Ferguson was assigned to a tank battalion and Rutherford went to another artillery battalion.


The 94th Battalion arrived in Europe in late 1943. "Dude and I had one leave together in London," Seaman said. "We went our separate ways once we got there, but we went back and forth together."


Lieutenant Lewis S. "Dude" Dent was killed in action near Troyes, France, in August 1944.


A photo taken at the couple's northwest Denver home accompanied the vague news story in the Denver Post. It showed his widow, two-and-a-half-year-old son Richard, and infant daughter Cheryl.


Dent was in a pool of forward observers with the 94th Armored Field Artillery Battalion as the unit moved toward German-occupied Troyes. He was told the night before the battle that it was his turn in the forward observer rotation.


The next day, Dent and his driver were in an open jeep, ahead of the U.S. forces advancing toward Troyes over huge expanses of open ground. Those at the command center heard Dent give firing coordinates, then scream. He had been hit by German fire.


Wayne Seaman said, "I was in a tank. We were in what I call desert formation, spread out, going into this town. A German popped out of a foxhole and sprayed Dude across the stomach. I heard he jumped out of the jeep and said, 'Keep going.' But that was hearsay because I was nowhere near him at the time. We went into Troyes and I heard about Dude there."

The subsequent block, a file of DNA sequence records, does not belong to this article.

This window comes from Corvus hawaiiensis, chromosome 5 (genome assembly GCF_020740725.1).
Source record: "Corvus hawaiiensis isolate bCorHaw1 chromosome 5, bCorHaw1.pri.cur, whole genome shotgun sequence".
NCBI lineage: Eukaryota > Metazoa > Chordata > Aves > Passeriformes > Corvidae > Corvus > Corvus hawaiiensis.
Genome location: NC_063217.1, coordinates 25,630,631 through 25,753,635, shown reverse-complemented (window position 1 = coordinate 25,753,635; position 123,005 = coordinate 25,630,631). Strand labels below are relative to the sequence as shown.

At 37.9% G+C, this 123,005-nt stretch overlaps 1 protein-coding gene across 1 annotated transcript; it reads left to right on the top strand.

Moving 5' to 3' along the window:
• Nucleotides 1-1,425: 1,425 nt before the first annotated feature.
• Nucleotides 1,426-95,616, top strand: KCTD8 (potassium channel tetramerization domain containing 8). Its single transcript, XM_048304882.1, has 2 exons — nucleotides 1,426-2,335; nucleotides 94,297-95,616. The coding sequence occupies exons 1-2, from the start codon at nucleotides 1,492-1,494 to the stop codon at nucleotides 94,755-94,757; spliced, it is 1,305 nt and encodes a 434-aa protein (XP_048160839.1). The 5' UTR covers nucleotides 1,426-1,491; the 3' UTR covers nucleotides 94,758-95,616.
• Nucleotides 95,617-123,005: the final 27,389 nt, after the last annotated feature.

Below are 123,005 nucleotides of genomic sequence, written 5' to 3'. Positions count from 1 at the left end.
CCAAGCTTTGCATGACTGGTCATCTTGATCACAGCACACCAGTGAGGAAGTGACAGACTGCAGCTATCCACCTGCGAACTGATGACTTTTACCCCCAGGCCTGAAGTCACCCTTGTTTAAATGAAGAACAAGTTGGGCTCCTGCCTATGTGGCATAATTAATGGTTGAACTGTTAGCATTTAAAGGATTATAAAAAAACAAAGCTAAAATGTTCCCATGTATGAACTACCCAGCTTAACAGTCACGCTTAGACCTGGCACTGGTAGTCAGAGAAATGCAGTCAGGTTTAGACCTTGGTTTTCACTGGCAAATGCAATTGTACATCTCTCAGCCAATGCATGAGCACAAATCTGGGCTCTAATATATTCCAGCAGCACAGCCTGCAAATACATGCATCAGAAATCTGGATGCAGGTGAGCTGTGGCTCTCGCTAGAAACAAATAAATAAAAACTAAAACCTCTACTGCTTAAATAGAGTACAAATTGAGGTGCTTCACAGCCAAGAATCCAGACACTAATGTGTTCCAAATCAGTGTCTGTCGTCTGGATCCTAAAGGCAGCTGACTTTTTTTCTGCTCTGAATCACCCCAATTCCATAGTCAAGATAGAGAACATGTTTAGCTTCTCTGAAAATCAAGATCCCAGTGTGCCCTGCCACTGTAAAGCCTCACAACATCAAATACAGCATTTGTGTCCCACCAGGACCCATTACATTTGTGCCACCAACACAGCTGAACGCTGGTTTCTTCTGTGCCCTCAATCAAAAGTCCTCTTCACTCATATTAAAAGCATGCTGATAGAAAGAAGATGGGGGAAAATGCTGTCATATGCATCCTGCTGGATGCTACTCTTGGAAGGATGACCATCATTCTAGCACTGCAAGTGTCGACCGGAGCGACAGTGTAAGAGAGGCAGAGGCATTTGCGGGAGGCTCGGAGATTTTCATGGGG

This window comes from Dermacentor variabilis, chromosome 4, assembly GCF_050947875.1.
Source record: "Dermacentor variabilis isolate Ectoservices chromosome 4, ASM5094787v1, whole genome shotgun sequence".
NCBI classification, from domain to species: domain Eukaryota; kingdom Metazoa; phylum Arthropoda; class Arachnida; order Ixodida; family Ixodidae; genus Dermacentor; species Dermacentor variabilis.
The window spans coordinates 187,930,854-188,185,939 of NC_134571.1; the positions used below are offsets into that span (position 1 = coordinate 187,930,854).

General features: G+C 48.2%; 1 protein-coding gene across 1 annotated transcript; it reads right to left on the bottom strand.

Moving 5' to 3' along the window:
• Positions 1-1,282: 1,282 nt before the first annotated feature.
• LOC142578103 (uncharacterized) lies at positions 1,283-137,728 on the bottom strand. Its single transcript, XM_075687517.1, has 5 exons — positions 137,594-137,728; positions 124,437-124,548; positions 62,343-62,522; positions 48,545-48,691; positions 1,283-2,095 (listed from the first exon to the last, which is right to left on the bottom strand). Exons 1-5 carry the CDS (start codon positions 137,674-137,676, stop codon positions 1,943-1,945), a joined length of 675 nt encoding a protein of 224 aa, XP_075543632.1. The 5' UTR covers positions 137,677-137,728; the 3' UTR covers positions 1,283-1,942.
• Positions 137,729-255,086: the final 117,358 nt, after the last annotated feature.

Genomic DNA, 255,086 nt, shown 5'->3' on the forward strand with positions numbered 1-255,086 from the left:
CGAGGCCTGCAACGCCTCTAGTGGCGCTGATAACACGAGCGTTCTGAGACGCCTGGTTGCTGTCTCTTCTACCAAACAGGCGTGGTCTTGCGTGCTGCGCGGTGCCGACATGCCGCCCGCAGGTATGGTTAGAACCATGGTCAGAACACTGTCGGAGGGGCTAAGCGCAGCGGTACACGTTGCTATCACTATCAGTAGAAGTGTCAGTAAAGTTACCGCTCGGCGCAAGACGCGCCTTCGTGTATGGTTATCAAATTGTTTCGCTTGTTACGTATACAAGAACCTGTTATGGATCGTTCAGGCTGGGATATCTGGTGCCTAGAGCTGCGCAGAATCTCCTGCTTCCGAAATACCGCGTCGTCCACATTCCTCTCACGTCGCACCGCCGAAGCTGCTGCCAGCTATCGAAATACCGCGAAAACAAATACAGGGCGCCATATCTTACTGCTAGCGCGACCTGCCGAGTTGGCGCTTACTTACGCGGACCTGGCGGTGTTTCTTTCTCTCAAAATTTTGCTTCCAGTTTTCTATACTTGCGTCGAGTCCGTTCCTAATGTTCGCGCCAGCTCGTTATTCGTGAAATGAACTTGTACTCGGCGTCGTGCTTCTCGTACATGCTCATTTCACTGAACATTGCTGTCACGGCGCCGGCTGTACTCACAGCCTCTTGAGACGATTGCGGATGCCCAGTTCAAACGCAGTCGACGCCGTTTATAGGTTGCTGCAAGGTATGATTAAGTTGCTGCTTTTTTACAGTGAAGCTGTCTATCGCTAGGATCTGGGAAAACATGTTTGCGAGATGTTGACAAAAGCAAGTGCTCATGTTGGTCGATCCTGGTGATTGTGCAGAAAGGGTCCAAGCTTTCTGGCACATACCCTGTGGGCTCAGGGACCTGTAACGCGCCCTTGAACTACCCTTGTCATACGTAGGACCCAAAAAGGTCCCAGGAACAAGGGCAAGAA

In the Pacific, CU star Don Brotzman heard about Dude’s death. “I just felt terrible,” he said. “I felt like I had lost a great friend. I had lost some others, of course, but I thought about it a lot. I still remember hearing it, so precisely.”


Among the original group of five Aggies in the Advanced ROTC program, Rutherford also was killed in action.


Ferguson later became A&M's baseball coach. Hoffman was killed in a plane crash shortly after the war. Seaman worked for the Colorado Game and Fish Department for thirty-one years, primarily as a fish biologist and researcher.


Dent first was buried in France. His remains later were brought back to the United States, and he was re-interred in the Golden Gate National Cemetery near San Francisco.


Virtually all the players on both teams in the 1942 “Showdown” served during World War II.


Salute them.




The 1942 Aggies. Dude Dent is #1 in the front row. John Mosley is #14 in the top row.